The nation’s largest pension fund, the
“We called the [private equity] partners for our planning purposes, and we are coordinating [the] timing of those [capital] calls with them,” said Patricia Macht, CalPERS spokesperson.
The Wall Street Journal
has also reported that the state pension fund has been selling stock in public companies in recent weeks to boost its cash on hand to help meet capital calls.
“We don’t comment on specific investment transactions, except to say that in down markets, we manage our cash as appropriate for the situation,” Macht said.
It’s unclear exactly how general partners might respond to requests to delay capital capitals, since they typically draw down capital only when they have deals in place, limiting their flexibility. Taking out bridge loans would be an option, but making accommodations for one limited partner could spark requests from others.
During the first half of 2008, CalPERS contributed much more to its alternative investment management program than it did in the first six months of 2007, but its flow of distributions fell. The LP’s AIM program saw draw-downs of $5.1 billion in the first half of 2008, up markedly from $3.1 billion for the same period in 2007, according to a report released at an investment committee meeting in October. But first-half 2008 distributions slipped to $2.3 billion, off from $2.5 billion in the same period last year.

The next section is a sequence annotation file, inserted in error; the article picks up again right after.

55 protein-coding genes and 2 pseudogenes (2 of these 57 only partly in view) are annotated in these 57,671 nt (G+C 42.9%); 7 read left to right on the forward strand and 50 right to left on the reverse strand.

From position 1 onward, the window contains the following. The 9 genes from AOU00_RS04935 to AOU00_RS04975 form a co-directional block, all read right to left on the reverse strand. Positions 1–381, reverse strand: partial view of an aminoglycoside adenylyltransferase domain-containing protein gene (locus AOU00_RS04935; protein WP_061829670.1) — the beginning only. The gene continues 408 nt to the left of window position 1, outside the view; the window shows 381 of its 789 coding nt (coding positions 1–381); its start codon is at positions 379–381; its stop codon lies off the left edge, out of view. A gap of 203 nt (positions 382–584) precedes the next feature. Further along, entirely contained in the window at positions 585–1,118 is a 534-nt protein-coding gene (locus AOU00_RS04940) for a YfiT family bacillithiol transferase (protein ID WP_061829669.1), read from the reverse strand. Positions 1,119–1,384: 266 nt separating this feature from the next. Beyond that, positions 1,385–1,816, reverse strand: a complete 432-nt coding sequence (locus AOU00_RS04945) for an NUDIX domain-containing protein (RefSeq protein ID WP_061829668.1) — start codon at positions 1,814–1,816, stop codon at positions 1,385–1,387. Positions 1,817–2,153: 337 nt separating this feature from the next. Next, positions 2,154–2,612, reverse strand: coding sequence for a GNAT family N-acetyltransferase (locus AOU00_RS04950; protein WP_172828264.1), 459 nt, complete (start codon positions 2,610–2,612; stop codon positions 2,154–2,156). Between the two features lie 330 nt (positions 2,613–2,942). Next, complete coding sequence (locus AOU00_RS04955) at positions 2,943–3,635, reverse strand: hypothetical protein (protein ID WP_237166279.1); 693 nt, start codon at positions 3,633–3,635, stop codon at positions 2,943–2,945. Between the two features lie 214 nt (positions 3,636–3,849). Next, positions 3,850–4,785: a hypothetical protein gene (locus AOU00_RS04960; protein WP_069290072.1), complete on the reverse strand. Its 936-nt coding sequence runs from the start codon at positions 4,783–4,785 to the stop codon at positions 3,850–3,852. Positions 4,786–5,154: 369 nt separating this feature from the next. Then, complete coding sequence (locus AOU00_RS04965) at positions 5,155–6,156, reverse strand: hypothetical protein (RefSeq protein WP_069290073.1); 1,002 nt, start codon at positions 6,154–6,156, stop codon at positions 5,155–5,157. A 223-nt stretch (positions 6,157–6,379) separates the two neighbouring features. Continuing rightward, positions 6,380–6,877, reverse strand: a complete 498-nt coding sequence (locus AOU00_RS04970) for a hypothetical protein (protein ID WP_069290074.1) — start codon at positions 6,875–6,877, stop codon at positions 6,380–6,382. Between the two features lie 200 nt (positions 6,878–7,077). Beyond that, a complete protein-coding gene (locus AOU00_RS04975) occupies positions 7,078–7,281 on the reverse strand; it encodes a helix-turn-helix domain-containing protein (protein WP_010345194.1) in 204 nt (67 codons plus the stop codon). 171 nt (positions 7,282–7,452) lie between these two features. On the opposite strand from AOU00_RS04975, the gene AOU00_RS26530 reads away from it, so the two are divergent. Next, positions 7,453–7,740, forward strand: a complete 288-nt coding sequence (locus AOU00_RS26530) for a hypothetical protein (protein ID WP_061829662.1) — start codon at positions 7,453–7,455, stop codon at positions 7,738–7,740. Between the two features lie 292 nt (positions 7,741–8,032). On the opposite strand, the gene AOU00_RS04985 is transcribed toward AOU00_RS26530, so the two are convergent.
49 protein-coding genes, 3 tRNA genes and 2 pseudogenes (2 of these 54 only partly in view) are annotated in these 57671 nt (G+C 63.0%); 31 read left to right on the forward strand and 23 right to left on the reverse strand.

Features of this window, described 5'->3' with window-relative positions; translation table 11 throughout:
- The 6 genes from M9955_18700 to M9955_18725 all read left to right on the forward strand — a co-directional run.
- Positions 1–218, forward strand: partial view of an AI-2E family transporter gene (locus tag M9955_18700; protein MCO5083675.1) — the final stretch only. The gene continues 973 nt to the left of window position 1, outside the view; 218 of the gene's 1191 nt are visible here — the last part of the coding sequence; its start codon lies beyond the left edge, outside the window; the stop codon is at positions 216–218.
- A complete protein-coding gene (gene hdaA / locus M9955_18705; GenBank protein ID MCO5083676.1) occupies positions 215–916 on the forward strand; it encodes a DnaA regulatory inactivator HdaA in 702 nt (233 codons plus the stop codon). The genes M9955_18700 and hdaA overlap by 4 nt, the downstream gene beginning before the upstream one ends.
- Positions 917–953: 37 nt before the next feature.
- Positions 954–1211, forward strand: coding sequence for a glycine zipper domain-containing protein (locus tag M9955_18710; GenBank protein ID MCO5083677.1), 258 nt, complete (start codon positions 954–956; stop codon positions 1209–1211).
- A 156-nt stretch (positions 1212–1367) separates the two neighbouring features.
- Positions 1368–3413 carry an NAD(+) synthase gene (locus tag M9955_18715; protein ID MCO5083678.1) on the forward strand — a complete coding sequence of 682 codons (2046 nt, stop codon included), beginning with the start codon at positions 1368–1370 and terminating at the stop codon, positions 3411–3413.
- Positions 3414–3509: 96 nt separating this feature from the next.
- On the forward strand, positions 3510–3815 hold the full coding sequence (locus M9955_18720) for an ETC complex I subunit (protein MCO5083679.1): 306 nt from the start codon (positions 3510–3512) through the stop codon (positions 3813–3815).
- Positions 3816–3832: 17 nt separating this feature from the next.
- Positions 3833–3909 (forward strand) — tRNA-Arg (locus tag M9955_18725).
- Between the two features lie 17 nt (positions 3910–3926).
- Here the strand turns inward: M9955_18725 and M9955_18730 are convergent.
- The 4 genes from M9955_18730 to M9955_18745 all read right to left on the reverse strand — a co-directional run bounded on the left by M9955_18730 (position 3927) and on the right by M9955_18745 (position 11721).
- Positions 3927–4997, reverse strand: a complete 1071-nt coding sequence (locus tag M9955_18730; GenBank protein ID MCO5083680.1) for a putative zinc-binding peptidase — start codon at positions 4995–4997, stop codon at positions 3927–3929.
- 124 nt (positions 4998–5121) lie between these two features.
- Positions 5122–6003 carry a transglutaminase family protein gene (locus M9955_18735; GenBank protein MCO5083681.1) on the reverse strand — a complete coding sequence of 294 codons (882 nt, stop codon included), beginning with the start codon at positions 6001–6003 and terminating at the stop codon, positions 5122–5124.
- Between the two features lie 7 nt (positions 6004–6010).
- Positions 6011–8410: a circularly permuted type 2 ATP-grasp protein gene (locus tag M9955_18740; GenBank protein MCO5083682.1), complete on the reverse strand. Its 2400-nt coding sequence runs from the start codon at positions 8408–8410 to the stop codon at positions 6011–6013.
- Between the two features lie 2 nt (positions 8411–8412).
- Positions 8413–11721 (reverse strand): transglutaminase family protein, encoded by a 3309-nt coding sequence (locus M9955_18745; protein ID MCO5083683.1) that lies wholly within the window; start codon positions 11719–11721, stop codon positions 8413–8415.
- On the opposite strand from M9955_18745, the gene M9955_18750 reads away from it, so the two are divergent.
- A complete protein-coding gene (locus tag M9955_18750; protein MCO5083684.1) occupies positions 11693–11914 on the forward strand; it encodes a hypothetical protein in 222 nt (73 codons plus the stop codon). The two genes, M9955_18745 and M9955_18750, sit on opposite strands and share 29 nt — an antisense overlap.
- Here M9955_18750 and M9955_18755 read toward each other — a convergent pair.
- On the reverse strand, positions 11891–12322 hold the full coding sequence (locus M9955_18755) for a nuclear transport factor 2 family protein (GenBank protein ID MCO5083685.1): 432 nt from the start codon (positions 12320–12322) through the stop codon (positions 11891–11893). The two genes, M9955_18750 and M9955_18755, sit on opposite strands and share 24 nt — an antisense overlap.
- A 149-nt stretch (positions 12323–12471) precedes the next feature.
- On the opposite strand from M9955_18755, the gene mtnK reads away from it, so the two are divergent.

Selling public equities—while tempting because of its relative ease—can create other problems for LPs by exacerbating the denominator effect, which refers to the over allocation to private equity that many institutions are now experiencing because the values of their public holdings have taken such huge hits this year. Most major stock indices across worldwide are down about 40% since the start of 2008.
“Many LPs are reducing public equity exposure for both diversification reasons and due to capital calls,” said Dan Vene of